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Philadelphia Judges Indicted in Ticket Case


Nine former Philadelphia Traffic Court judges were accused of fraud charges by federal prosecuters on Thursday for dismissing or reducing traffic citations for political, business and social associates in return for favors like free car repairs and shipments of seafood.

The judges, as well as three business associates, were charged in an indictment unsealed Thursday with conspiracy, mail fraud and wire fraud. They were accused of taking part in a scheme in which tickets issued for offenses like speeding were thrown out or converted to lesser offenses, or the recipient was found not guilty.

Those seeking to have their traffic tickets fixed — including local politicians and associates of the Democratic City Committee — would regularly contact the defendants from July 2008 to September 2011, the indictment said.

The defendants would then either agree to the request for preferential treatment or hand the case to another judge who would eliminate or reduce fines or points on a driver’s license, depriving the city and state of revenue, prosecutors said.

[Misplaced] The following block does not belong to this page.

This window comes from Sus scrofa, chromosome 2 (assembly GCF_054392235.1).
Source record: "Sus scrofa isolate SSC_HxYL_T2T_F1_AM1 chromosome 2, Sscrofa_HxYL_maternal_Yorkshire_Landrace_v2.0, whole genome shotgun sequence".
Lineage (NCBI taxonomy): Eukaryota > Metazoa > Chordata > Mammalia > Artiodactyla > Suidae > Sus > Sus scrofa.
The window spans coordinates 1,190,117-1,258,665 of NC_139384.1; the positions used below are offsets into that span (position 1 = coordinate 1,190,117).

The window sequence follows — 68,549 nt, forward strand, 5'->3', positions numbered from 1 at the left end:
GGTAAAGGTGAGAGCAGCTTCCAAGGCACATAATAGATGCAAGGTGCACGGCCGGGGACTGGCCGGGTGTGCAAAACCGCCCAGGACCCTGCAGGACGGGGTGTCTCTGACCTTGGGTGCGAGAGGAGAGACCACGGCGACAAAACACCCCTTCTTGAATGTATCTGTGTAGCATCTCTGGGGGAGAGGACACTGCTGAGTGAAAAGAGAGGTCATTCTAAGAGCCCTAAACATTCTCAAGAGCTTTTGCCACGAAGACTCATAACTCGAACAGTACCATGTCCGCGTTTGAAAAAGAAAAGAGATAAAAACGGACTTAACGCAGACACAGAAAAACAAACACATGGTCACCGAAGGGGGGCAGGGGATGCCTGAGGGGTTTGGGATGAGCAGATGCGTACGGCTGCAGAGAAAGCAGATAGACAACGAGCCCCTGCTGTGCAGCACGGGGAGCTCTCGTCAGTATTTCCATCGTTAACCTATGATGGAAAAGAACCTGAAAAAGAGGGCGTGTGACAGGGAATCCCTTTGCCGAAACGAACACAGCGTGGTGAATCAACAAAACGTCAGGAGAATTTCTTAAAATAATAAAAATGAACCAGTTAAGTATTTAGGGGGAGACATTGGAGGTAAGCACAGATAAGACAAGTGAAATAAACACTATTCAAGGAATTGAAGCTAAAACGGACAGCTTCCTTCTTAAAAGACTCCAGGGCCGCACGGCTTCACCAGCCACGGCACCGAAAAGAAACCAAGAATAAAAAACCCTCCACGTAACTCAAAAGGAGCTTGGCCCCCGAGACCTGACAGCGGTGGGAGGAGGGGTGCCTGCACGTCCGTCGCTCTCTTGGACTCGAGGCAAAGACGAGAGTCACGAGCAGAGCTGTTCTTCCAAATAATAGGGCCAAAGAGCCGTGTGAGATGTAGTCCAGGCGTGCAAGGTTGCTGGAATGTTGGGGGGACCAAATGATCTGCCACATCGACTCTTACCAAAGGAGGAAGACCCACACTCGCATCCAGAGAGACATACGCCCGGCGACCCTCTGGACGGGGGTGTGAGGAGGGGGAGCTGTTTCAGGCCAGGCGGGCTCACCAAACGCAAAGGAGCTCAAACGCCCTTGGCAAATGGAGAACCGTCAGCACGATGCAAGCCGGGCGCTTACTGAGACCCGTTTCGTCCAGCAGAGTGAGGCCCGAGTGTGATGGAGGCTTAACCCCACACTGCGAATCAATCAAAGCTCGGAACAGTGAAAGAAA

“Defendants created and participated in an extrajudicial system, not sanctioned by the Pennsylvania court system,” the 77-count indictment said, “where they felt free to approach one another and exchange requests for preferential treatment or ‘ticket-fixing,’ without being rebuked or criticized by fellow judges.”

All but one of the judges face a maximum sentence of more than 100 years in prison and millions of dollars in fines if convicted on all counts, according to the office of Zane David Memeger, the United States attorney for the Eastern District of Pennsylvania.

For information on how to fight a traffic ticket, check out our post here!

Source: Ny Times Jan 31, 2013, John Hurdle

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